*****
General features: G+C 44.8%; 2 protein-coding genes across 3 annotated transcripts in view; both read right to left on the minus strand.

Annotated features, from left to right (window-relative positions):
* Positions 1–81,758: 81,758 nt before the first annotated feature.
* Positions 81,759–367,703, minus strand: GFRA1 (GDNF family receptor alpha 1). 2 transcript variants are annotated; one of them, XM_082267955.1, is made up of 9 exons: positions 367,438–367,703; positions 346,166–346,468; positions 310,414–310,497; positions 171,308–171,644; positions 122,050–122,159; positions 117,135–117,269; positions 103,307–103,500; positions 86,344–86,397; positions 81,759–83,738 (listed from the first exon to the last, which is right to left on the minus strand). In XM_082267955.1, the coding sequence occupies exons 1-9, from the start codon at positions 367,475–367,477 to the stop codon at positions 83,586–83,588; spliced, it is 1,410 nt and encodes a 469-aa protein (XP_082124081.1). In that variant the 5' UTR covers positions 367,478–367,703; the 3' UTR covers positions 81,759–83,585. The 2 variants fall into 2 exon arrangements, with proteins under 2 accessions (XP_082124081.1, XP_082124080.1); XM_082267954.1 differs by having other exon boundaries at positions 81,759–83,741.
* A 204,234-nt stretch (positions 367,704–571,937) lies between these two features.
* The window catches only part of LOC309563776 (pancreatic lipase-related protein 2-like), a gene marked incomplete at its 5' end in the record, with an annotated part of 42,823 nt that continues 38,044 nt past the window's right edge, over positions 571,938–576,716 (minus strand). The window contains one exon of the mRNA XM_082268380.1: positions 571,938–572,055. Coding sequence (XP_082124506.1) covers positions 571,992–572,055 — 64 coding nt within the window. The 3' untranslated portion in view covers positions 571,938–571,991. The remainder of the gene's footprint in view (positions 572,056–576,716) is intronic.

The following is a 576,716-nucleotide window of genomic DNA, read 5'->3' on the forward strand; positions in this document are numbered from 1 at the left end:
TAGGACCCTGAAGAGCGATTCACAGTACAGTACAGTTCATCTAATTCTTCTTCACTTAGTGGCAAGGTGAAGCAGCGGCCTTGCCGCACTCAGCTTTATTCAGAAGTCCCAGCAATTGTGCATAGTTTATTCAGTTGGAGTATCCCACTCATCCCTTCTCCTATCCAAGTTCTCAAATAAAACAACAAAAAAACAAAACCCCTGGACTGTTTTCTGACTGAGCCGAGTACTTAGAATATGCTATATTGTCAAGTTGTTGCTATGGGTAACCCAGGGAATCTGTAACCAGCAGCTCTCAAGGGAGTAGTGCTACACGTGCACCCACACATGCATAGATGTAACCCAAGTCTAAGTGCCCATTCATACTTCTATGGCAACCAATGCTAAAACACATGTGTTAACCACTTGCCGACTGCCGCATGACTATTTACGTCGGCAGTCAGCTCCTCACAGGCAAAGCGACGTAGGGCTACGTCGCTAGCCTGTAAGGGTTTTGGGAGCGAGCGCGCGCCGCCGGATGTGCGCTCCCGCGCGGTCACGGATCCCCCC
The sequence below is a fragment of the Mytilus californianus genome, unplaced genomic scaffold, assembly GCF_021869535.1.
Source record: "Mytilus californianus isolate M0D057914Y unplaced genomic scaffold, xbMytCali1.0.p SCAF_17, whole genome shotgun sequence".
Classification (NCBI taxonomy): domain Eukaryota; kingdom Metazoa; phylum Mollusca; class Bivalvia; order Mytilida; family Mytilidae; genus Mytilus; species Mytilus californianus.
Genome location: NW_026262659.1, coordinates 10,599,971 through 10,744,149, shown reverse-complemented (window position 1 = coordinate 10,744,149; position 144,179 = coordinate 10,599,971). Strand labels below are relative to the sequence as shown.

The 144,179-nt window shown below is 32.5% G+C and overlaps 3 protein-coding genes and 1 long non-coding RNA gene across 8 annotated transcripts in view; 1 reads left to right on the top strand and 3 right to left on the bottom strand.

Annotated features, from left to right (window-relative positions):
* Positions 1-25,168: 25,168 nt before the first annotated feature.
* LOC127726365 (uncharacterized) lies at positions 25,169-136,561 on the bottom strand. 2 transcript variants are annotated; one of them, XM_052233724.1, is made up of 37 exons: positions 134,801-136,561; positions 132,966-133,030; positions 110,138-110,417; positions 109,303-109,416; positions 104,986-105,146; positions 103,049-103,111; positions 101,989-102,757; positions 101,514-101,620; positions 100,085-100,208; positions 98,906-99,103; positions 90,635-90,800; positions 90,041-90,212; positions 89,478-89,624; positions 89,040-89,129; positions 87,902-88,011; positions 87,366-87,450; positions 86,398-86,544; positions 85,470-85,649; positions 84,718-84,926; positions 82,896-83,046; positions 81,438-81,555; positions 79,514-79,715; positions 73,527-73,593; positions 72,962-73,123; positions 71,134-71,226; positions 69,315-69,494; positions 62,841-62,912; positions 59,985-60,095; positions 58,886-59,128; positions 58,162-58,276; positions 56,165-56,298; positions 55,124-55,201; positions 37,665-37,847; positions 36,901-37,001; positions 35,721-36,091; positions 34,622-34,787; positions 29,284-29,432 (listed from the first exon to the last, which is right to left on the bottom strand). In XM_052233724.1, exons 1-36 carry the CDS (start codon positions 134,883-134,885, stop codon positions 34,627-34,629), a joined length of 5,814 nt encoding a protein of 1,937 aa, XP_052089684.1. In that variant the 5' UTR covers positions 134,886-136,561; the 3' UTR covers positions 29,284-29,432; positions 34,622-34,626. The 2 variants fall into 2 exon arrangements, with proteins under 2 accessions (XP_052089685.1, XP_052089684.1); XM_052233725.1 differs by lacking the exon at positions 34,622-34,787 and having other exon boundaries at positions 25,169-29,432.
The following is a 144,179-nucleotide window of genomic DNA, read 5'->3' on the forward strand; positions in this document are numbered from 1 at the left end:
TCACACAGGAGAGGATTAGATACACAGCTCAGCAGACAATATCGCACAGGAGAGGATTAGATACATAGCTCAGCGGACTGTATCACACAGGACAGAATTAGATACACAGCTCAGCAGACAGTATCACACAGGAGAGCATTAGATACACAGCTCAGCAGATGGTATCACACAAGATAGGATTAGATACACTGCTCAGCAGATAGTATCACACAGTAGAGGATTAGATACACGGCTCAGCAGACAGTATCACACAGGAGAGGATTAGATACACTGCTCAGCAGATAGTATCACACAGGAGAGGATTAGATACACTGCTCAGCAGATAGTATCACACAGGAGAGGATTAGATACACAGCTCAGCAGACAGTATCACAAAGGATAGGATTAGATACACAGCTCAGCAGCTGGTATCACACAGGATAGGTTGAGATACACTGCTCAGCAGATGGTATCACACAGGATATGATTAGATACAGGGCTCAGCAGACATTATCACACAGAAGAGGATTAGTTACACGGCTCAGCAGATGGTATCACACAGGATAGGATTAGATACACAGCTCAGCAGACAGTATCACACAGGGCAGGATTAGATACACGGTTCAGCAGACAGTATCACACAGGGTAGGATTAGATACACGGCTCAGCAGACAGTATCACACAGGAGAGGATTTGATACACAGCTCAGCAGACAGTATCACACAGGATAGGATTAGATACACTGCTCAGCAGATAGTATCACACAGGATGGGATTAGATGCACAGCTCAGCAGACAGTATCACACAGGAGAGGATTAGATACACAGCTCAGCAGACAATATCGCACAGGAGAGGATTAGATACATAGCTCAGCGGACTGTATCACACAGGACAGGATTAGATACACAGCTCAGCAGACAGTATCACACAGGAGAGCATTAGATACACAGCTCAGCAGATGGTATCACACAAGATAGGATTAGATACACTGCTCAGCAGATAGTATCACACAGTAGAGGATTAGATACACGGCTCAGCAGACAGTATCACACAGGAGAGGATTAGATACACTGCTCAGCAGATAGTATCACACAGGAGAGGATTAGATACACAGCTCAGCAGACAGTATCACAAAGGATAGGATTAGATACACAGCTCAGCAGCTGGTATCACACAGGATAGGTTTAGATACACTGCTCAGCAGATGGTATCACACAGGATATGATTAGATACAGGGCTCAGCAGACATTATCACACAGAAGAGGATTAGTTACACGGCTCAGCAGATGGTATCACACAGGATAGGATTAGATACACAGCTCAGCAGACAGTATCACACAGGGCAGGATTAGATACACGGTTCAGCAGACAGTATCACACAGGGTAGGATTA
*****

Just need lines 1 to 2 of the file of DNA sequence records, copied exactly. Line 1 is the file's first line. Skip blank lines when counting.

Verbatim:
General features: G+C 44.8%; 2 protein-coding genes across 3 annotated transcripts in view; both read right to left on the minus strand.

Annotated features, from left to right (window-relative positions):